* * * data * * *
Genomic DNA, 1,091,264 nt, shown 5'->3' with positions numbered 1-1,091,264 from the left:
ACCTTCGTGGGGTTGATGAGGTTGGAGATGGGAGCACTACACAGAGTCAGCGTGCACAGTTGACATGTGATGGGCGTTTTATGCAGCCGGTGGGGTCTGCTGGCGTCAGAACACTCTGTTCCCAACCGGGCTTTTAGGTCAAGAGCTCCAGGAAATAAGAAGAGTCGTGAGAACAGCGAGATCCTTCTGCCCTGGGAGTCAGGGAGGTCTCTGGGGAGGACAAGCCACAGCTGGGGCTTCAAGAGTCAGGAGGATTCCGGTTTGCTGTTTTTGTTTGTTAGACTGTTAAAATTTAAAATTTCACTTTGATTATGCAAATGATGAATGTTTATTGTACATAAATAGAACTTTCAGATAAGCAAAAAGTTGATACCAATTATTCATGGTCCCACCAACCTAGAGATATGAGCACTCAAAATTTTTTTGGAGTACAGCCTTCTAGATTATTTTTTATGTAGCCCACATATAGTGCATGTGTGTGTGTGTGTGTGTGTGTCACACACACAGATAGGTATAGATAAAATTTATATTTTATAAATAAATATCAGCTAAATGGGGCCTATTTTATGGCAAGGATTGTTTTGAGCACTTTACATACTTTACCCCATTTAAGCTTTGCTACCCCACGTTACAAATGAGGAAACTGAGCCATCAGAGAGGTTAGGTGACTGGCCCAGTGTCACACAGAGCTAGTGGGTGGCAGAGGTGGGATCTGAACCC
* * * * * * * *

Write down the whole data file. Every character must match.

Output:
Genomic DNA, 1,091,264 nt, shown 5'->3' with positions numbered 1-1,091,264 from the left:
ACCTTCGTGGGGTTGATGAGGTTGGAGATGGGAGCACTACACAGAGTCAGCGTGCACAGTTGACATGTGATGGGCGTTTTATGCAGCCGGTGGGGTCTGCTGGCGTCAGAACACTCTGTTCCCAACCGGGCTTTTAGGTCAAGAGCTCCAGGAAATAAGAAGAGTCGTGAGAACAGCGAGATCCTTCTGCCCTGGGAGTCAGGGAGGTCTCTGGGGAGGACAAGCCACAGCTGGGGCTTCAAGAGTCAGGAGGATTCCGGTTTGCTGTTTTTGTTTGTTAGACTGTTAAAATTTAAAATTTCACTTTGATTATGCAAATGATGAATGTTTATTGTACATAAATAGAACTTTCAGATAAGCAAAAAGTTGATACCAATTATTCATGGTCCCACCAACCTAGAGATATGAGCACTCAAAATTTTTTTGGAGTACAGCCTTCTAGATTATTTTTTATGTAGCCCACATATAGTGCATGTGTGTGTGTGTGTGTGTGTGTCACACACACAGATAGGTATAGATAAAATTTATATTTTATAAATAAATATCAGCTAAATGGGGCCTATTTTATGGCAAGGATTGTTTTGAGCACTTTACATACTTTACCCCATTTAAGCTTTGCTACCCCACGTTACAAATGAGGAAACTGAGCCATCAGAGAGGTTAGGTGACTGGCCCAGTGTCACACAGAGCTAGTGGGTGGCAGAGGTGGGATCTGAACCC